Zeon Ransomware: In-Depth Analysis, Detection, and Mitigation
What is Zeon Ransomware?
Zeon ransomware was first observed in late January 2022 and is characterized as a low-sophistication and commodity-level ransomware. Ransom notes in Zeon infections prompt victims to visit a TOR-based payment portal. Zeon is the predecessor to Royal ransomware.
Zeon victims are instructed to pay in XMR or BTC with a fee of 25% in case of the latter. Observed Zeon payloads are Python-based executables packaged via pyInstaller and further obfuscated via pyArmor.
What Does Zeon Ransomware Target?
ZeonThanos ransomware is known to target small and medium-sized businesses (SMBs).
How Does Zeon Ransomware Work?
Zeon ransomware targets its victims through phishing emails. They are also known to leverage exposed and vulnerable applications and services such as remote desktop protocol (RDP) and third-party frameworks (e.g., Empire, Metasploit, Cobalt Strike).
Zeon Ransomware Technical Details
On execution, Zeon ransomware payloads attempt to stop any services or processes that could inhibit the encryption process. These include common backup processes and utilities as well as well -known security products. For example, Zeon will attempt to stop known processes from McAfee, Sophos, and Kaspersky.
Zeon achieves persistence via Scheduled Task and the ransomware generates and executes its scheduled task via cmd.exe. Once encrypted, the .zeon extension will be added to all affected files and the ransom note is dropped as “re_ad_me.html” on the Desktop.
How to Detect Zeon Ransomware
The SentinelOne Singularity XDR Platform detects and prevents malicious behaviors and artifacts associated with Zeon ransomware.
If you do not have SentinelOne deployed, here are a few ways you can identify Zeon ransomware in your network:
Use anti-malware software or other security tools capable of detecting and blocking known ransomware variants. These tools may use signatures, heuristics, or machine learning algorithms, to identify and block suspicious files or activities.
Monitor network traffic and look for indicators of compromise, such as unusual network traffic patterns or communication with known command-and-control servers.
Conduct regular security audits and assessments to identify network and system vulnerabilities and ensure that all security controls are in place and functioning properly.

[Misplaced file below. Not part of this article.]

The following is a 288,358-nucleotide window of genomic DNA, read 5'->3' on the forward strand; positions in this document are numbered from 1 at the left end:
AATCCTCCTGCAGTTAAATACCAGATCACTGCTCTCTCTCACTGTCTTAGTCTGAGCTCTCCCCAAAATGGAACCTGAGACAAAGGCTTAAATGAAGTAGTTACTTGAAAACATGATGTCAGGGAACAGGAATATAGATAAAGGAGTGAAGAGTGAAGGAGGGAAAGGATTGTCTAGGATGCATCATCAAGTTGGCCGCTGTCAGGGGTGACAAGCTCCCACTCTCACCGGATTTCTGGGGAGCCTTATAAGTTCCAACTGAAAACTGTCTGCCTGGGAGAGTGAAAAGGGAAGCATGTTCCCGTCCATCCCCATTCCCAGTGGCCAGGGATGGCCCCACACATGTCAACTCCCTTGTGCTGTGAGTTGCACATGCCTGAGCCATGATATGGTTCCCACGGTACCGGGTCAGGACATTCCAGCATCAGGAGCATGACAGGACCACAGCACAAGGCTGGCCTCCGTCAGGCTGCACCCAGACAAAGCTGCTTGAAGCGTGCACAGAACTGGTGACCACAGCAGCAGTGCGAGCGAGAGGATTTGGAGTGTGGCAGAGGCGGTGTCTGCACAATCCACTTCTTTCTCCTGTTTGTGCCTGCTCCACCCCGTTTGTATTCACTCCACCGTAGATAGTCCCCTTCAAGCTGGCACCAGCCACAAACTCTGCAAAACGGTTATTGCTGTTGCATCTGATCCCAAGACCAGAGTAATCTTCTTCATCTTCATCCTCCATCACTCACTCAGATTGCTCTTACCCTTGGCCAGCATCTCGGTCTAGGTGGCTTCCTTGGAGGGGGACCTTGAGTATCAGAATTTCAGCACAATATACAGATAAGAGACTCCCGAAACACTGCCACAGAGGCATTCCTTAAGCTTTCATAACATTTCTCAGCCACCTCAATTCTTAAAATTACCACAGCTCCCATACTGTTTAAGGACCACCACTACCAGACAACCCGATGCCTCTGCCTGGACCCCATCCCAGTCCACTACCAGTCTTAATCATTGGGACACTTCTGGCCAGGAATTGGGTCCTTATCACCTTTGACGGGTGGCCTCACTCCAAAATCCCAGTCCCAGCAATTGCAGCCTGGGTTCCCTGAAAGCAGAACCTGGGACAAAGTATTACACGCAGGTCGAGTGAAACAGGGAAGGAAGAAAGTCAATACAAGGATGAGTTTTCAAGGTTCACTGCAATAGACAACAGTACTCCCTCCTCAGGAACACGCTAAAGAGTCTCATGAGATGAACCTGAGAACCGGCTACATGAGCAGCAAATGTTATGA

Education & Training
Educate and train employees on cybersecurity best practices, including identifying and reporting suspicious emails or other threats.
Backup & Recovery Plan
Implement a robust backup and recovery plan to ensure that the organization has a copy of its data and can restore it in case of an attack.
How to Mitigate Zeon Ransomware
SentinelOne Singularity XDR Platform prevents Zeon ransomware infections. In case of an infection, the SentinelOne Singularity XDR Platform detects and prevents malicious behaviors and artifacts associated with Zeon ransomware.
SentinelOne customers are protected from Zeon ransomware without any need to update or take action. In cases where the policy was set to Detect Only and a device became infected, remove the infection by using SentinelOne’s unique rollback capability. As the accompanying video shows, the rollback will revert any malicious impact on the device and restore encrypted files to their original state.
In case you do not have SentinelOne deployed, there are several steps that organizations can take to mitigate the risk of Zeon ransomware attacks:
Employees should be educated on the risks of ransomware, and how to identify and avoid phishing emails, malicious attachments, and other threats. They should be encouraged to report suspicious emails or attachments, and to avoid opening them, or clicking on links or buttons in them.
Implement strong passwords
Organizations should implement strong, unique passwords for all user accounts, and should regularly update and rotate these passwords. Passwords should be at least 8 characters long and should include a combination of uppercase and lowercase letters, numbers, and special characters.
Enable multi-factor authentication
Organizations should enable multi-factor authentication (MFA) for all user accounts, to provide an additional layer of security. This can be done through the use of mobile apps, such as Google Authenticator or Microsoft Authenticator, or the use of physical tokens or smart cards.
Update and patch systems
Organizations should regularly update and patch their systems, to fix any known vulnerabilities, and to prevent attackers from exploiting them. This includes updating the operating system, applications, and firmware on all devices, as well as disabling any unnecessary or unused services or protocols.
Implement backup and disaster recovery
Organizations should implement regular backup and disaster recovery (BDR) processes, to ensure that they can recover from ransomware attacks or other disasters. This includes creating regular backups of all data and systems and storing these backups in a secure, offsite location. The backups should be tested regularly to ensure that they are working and that they can be restored quickly and easily.